I’m currently a student in the accelerated master's program at Emory University's School of Nursing, with the goal of becoming a primary care nurse practitioner. My first bachelor’s degree is from Dickinson College, where I Religion with a concentration in Peace Studies and took a number of Sociology courses. I worked in outdoor education as an overnight camp counselor, coordinator, and eventually assistant director at summer camps for 7 years. I also spent a year as a classroom teacher in Boston elementary and middle schools teaching a conflict resolution and peacekeeping skills course as an AmeriCorps member, and I volunteered throughout college and afterward as a homework help tutor with elementary and middle school age students. I have a deep passion for education and hope to bring it with me into the healthcare field to help people learn how to care for their bodies. I’m very excited to be entering back into the direct teaching field after a few years working in a cancer research lab as I’ve prepared for nursing school. I love to see the excitement my students and campers have when they learn a new fact or accomplish a new skill, and my goal is to spread that sense of joy and accomplishment. My overall goals for my students are that they enjoy learning, that they understand how what they learn applies to their lives, and that they set challenging but attainable goals for themselves. I tailor my teaching style to match each student’s unique learning style and take advantage of their strengths. I have taught subjects ranging from math to orienteering to communication skills to music theory through kazoo workshops, and I like to blend my experience as a classroom teacher with my experience in informal teaching environments to keep lesson plans structured but exciting. I work primarily with elementary, middle school and early high school age students. I also take adult learners, particularly for test prep. Students can expect to set their own learning goals with my support, work hard, and celebrate successes just as enthusiastically.
Education & Certification
Undergraduate Degree: Dickinson College - Bachelors, Religion
Graduate Degree: MGH Institute of Health Professions - Masters, Direct Entry Nursing
GRE Verbal: 164
education, social justice, health and wellness, community building; reading: non fiction, realistic fiction, science fiction; sports: soccer, ultimate frisbee; podcasts: science, technology, news, story telling, and comedy
Anatomy & Physiology
Elementary School Math
Elementary School Reading
Elementary School Science
Elementary School Writing
High School Chemistry
Middle School Reading
Middle School Reading Comprehension
Middle School Science
Middle School Writing
Study Skills and Organization
Q & A
How would you help a student stay motivated?
I believe the best way to motivate a student is to help them get excited about the subject! Students should know about interesting and cool examples of their subject in the modern world, and they should understand its application to their own lives. I motivate with lots of positive reinforcement. We will set realistic goals, and we'll celebrate their accomplishment.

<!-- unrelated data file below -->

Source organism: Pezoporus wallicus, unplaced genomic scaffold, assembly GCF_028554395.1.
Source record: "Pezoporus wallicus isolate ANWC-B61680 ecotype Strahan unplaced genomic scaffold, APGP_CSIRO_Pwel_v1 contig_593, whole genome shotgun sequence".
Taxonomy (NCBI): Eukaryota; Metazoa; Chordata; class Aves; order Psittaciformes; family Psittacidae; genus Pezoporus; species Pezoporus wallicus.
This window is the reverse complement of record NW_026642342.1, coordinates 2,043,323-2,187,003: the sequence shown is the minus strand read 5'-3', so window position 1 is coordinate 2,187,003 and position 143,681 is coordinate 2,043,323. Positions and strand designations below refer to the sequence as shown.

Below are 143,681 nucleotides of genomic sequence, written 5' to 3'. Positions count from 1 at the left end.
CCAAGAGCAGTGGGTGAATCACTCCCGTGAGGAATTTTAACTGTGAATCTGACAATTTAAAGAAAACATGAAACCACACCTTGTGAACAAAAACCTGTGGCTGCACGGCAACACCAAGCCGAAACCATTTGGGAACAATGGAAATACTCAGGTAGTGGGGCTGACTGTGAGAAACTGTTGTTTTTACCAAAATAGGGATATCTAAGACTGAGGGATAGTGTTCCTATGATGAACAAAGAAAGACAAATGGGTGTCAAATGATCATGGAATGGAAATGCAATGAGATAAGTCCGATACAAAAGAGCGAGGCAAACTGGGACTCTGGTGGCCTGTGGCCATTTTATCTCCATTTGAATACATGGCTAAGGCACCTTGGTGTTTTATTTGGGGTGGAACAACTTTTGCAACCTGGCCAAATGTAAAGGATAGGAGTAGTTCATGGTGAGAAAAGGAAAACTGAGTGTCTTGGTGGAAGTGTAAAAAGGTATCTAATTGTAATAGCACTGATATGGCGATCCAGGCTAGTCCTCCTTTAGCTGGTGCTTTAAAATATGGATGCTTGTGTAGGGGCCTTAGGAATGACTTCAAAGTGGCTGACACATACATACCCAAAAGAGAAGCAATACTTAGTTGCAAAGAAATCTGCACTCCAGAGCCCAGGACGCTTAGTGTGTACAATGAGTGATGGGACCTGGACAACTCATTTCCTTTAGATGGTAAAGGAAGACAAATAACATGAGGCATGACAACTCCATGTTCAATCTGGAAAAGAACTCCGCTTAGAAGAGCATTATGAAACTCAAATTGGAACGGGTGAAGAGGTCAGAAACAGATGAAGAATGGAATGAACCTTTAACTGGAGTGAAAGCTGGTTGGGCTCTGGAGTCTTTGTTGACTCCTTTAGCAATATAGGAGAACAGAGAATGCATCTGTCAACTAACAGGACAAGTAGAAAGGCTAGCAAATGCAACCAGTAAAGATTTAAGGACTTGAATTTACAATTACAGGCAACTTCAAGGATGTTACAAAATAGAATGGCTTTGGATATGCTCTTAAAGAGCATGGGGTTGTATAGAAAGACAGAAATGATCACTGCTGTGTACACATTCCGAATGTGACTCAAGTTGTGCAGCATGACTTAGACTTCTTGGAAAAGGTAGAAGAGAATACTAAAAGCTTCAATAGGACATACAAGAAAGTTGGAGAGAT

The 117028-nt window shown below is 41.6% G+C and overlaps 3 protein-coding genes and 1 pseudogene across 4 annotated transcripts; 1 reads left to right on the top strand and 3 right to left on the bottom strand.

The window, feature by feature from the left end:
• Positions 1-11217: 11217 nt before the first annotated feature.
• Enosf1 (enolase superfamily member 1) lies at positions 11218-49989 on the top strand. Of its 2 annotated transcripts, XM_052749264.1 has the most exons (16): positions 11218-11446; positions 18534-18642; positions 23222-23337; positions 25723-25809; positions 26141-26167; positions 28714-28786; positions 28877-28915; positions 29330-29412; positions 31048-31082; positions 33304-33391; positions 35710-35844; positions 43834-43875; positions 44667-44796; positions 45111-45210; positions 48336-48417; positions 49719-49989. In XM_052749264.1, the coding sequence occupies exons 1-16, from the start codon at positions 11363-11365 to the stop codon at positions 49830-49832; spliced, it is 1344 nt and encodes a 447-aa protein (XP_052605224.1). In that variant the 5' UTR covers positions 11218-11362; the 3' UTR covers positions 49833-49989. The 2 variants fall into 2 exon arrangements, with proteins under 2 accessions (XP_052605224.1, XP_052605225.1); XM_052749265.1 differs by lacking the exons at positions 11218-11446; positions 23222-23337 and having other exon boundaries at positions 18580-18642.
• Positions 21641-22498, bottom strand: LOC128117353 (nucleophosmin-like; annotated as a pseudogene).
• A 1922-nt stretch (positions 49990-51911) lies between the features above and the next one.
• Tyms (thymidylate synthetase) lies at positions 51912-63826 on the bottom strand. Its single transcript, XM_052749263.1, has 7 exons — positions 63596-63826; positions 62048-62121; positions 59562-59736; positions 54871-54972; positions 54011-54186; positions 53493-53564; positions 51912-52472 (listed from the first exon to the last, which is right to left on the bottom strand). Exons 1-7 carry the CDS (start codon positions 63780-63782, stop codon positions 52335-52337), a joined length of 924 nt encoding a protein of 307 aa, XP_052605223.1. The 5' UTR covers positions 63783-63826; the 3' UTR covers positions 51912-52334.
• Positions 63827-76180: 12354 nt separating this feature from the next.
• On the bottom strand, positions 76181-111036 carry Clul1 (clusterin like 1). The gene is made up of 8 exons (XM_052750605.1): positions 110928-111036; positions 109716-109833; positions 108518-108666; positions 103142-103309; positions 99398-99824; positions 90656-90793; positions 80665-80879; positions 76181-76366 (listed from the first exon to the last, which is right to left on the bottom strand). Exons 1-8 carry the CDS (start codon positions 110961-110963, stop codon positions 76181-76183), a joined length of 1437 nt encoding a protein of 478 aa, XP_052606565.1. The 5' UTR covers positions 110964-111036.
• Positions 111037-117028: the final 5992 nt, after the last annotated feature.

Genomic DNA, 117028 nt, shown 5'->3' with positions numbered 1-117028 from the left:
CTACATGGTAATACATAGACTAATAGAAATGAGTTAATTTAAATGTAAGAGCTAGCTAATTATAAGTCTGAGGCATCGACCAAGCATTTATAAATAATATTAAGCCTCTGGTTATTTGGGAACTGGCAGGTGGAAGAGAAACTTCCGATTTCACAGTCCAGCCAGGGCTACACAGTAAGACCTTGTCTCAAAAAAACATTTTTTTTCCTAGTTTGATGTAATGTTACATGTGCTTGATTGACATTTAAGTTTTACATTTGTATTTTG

How would you help a student get excited/engaged with a subject that they are struggling in?
Subjects are more interesting when we know how they relate to us. I want my students to know how learning that subject will help them in their own personal lives. I also personally find it helpful to relate a subject I am learning to a subject I am already interested in. For example, if a student loves music, but struggles in math, we can learn about math in a musical context.
How can you help a student become an independent learner?
As a tutor, I see myself as a resource for an already capable student. I'm here to help students build their tool kit. My sessions will focus on learning effective techniques for solving problems so that students can apply their knowledge and skills to find answers themselves.
If a student has difficulty learning a skill or concept, what would you do?
Not every student has the same learning style. If a student is struggling with a verbal explanation, it might be time to draw a diagram, do some writing, or think of a real world example. It also might be time to go back to the basics and look at the problem one simple step at a time. Sometimes, a stretch break or switching to another type of a problem for a bit before returning is a great way to refocus on a difficult concept.
What techniques would you use to be sure that a student understands the material?
A person who understands a concept should be able to explain it simply in their own words, and they should be able to apply it. This is the same technique I use for myself when I want to be sure that I understand something new. I want my students to feel comfortable enough with a topic that they could walk me through it as if they are teaching someone else.
How do you build a student's confidence in a subject?
My students and I will work together to set challenging but achievable learning goals. A great way to build confidence is to break down larger goals into short-term goals and celebrate our successes.
What might you do in a typical first session with a student?
A first session is a time to get to start getting to know a student. I want to know what my students care about, what they feel confident in, and what they feel not so confident in, so that I can tailor my lesson plan to make them excited and prepare them to succeed. We'll talk about the student's passions, what they hope to achieve from tutoring, and then we'll jump into doing some problems together. This gives me a chance to see a student's learning style and evaluate their needs so that we can adjust our learning strategies and goals.